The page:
AWARE SYSTEMS
TIFF and LibTiff Mail List Archive

Thread

2004.05.20 11:05 "[Tiff] Extra samples handling", by Mayank
2004.05.20 23:42 "Re: [Tiff] Extra samples handling", by Chris Cox
2004.05.21 09:05 "Re: [Tiff] Extra samples handling", by Mayank
2004.05.21 19:22 "Re: [Tiff] Extra samples handling", by Chris Cox
2004.05.21 12:00 "[Tiff] Un-premultiplying the color data", by Mayank
2004.05.21 19:30 "[Tiff] Re: Un-premultiplying the color data", by Chris Cox

2004.05.21 19:30 "[Tiff] Re: Un-premultiplying the color data", by Chris Cox

Here is what I am trying in my code to un-premultiply the color data in the image attached with this message:

source: is the buffer returned by the libtiff functions.
dest: is the destination buffer
the image is: contig, strip, CMYK, 8-bits per channel, with one associated alpha channel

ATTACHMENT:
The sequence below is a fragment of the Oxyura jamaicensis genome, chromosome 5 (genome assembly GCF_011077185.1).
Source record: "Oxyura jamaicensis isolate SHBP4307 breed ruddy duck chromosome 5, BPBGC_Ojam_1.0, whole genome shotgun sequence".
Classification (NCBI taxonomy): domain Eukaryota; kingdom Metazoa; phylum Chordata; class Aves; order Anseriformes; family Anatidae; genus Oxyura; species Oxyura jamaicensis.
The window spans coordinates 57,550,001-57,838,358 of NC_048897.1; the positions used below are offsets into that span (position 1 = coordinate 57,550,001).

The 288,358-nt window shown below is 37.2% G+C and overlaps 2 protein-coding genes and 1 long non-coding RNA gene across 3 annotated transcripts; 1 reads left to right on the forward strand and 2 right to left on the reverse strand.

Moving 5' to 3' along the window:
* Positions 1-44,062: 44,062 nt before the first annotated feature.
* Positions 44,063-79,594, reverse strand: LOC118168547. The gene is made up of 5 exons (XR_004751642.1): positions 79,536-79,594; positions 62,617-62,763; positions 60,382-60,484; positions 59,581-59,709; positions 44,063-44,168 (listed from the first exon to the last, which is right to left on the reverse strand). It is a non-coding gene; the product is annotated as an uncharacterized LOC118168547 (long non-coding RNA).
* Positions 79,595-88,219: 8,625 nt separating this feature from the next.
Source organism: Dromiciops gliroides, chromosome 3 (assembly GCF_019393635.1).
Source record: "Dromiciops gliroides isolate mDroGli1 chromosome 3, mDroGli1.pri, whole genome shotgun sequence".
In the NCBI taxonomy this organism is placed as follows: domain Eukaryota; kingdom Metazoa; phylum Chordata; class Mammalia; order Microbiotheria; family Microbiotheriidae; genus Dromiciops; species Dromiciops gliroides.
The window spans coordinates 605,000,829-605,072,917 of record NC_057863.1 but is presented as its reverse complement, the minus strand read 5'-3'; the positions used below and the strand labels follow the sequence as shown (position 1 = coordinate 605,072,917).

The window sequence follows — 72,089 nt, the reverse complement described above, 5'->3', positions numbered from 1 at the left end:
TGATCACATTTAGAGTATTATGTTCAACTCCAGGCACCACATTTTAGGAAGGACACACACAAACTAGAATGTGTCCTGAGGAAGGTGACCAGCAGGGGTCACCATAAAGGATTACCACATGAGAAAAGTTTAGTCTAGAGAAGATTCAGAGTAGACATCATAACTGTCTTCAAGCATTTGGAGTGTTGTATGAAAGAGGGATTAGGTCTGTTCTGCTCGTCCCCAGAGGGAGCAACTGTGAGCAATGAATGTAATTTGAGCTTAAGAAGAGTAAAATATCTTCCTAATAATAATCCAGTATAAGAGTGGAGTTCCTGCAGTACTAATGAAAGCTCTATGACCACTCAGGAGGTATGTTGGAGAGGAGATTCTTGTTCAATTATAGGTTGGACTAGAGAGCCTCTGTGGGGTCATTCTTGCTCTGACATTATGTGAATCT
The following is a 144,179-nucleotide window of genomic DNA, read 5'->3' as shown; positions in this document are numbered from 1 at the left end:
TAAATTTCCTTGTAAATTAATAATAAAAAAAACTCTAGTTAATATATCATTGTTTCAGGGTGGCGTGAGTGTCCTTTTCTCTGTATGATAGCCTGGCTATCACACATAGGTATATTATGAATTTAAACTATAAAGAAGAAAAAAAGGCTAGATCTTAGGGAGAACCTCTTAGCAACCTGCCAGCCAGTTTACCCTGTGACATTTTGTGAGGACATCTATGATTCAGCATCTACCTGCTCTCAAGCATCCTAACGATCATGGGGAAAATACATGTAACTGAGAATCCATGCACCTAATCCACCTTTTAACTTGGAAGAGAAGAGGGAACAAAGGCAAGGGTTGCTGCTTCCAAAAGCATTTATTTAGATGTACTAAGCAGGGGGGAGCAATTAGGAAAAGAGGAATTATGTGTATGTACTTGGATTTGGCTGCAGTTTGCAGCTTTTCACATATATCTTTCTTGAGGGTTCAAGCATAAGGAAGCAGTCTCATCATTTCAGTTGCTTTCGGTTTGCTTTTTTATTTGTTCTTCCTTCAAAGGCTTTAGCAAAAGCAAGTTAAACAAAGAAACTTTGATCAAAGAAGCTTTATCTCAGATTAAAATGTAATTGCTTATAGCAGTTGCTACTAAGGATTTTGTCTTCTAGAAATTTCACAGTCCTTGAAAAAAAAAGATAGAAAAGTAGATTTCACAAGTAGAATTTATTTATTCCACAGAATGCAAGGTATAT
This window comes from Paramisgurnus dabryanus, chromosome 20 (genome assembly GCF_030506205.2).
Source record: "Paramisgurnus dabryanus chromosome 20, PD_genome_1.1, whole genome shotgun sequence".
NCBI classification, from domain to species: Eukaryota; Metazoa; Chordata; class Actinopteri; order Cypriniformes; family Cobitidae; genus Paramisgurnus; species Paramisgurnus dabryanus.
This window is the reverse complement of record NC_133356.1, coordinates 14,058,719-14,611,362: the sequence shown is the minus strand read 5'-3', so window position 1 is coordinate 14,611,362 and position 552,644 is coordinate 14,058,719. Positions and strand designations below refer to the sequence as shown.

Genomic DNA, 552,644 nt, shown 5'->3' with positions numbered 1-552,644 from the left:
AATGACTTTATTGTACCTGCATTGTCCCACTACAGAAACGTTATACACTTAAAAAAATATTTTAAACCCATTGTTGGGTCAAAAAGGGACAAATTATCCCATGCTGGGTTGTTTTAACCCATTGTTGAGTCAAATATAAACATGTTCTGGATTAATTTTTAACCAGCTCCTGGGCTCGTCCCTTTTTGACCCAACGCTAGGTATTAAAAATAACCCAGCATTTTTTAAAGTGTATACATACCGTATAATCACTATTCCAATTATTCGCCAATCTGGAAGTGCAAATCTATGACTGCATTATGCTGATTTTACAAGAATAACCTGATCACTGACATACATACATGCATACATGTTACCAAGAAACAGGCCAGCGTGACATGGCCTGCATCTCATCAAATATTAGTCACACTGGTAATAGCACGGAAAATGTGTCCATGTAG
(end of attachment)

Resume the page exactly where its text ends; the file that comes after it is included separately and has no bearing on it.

since i have to gather the color values in my dest buffer in the order KCMY, that is why i take dest[0] = source[3] and so on.

alpha = source[4];
if(alpha != 0)
{
dest[0] = ( (source[3]*255) + alpha/2 )/alpha;
dest[1] = ( (source[0]*255) + alpha/2 )/alpha;
dest[2] = ( (source[1]*255) + alpha/2 )/alpha;
dest[3] = ( (source[2]*255) + alpha/2 )/alpha;
}

It would run faster is you used a lookup table for the divide and multiply by 255.

Divides are slow on all modern CPUs, and even a 64k lookup table is faster -- unless you've got someone who can write really good SSE or AltiVec code.

Also, using a lookup table would avoid divides by zero, and you can special case top == 0 (which should return zero) and bottom <= top (which should return 255) without any branches.

Also, CMYK is white matted - what you're doing is black matting and only suitable for RGB data.

To white matte:

        out_matted = 255 - (alpha * in + 127) / 255;

To un-white matte:

        out = 255 - ( (255* (255 - in_matted) + (alpha/2)) / alpha );

There are two questions here:

  1. How do you know come to know about the color information, if alpha had been zero?

You don't. If the area is fully transparent, there is no color information.

  1. Is the procedure above correct?

Nope.

Chris